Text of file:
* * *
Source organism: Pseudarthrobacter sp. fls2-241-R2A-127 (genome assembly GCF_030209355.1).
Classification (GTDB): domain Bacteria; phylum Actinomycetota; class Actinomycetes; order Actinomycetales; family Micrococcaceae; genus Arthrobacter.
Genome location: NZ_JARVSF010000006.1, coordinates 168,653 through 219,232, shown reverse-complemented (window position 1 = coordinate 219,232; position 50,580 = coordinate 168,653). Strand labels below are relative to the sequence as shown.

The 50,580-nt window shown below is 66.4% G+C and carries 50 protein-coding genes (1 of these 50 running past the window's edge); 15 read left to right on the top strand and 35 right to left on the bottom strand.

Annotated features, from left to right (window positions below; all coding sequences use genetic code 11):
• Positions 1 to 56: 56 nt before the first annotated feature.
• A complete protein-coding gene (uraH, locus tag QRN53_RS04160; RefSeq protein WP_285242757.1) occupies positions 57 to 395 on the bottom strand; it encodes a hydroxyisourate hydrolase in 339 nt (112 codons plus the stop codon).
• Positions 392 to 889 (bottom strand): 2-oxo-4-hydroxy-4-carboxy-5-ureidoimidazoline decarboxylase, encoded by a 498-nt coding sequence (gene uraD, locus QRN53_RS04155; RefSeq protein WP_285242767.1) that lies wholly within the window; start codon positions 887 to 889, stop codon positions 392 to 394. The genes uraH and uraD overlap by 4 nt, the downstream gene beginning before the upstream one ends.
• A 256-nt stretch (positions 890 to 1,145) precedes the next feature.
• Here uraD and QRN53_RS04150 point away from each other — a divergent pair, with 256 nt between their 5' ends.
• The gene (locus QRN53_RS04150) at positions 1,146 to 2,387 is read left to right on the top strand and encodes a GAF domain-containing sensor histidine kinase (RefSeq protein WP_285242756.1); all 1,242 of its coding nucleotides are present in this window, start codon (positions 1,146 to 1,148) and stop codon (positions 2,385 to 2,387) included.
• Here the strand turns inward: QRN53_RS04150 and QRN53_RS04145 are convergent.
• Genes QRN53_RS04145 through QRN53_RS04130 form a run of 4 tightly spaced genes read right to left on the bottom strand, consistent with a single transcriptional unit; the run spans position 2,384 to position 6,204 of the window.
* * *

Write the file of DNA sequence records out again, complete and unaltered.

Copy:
Source organism: Pseudarthrobacter sp. fls2-241-R2A-127 (genome assembly GCF_030209355.1).
Classification (GTDB): domain Bacteria; phylum Actinomycetota; class Actinomycetes; order Actinomycetales; family Micrococcaceae; genus Arthrobacter.
Genome location: NZ_JARVSF010000006.1, coordinates 168,653 through 219,232, shown reverse-complemented (window position 1 = coordinate 219,232; position 50,580 = coordinate 168,653). Strand labels below are relative to the sequence as shown.

The 50,580-nt window shown below is 66.4% G+C and carries 50 protein-coding genes (1 of these 50 running past the window's edge); 15 read left to right on the top strand and 35 right to left on the bottom strand.

Annotated features, from left to right (window positions below; all coding sequences use genetic code 11):
• Positions 1 to 56: 56 nt before the first annotated feature.
• A complete protein-coding gene (uraH, locus tag QRN53_RS04160; RefSeq protein WP_285242757.1) occupies positions 57 to 395 on the bottom strand; it encodes a hydroxyisourate hydrolase in 339 nt (112 codons plus the stop codon).
• Positions 392 to 889 (bottom strand): 2-oxo-4-hydroxy-4-carboxy-5-ureidoimidazoline decarboxylase, encoded by a 498-nt coding sequence (gene uraD, locus QRN53_RS04155; RefSeq protein WP_285242767.1) that lies wholly within the window; start codon positions 887 to 889, stop codon positions 392 to 394. The genes uraH and uraD overlap by 4 nt, the downstream gene beginning before the upstream one ends.
• A 256-nt stretch (positions 890 to 1,145) precedes the next feature.
• Here uraD and QRN53_RS04150 point away from each other — a divergent pair, with 256 nt between their 5' ends.
• The gene (locus QRN53_RS04150) at positions 1,146 to 2,387 is read left to right on the top strand and encodes a GAF domain-containing sensor histidine kinase (RefSeq protein WP_285242756.1); all 1,242 of its coding nucleotides are present in this window, start codon (positions 1,146 to 1,148) and stop codon (positions 2,385 to 2,387) included.
• Here the strand turns inward: QRN53_RS04150 and QRN53_RS04145 are convergent.
• Genes QRN53_RS04145 through QRN53_RS04130 form a run of 4 tightly spaced genes read right to left on the bottom strand, consistent with a single transcriptional unit; the run spans position 2,384 to position 6,204 of the window.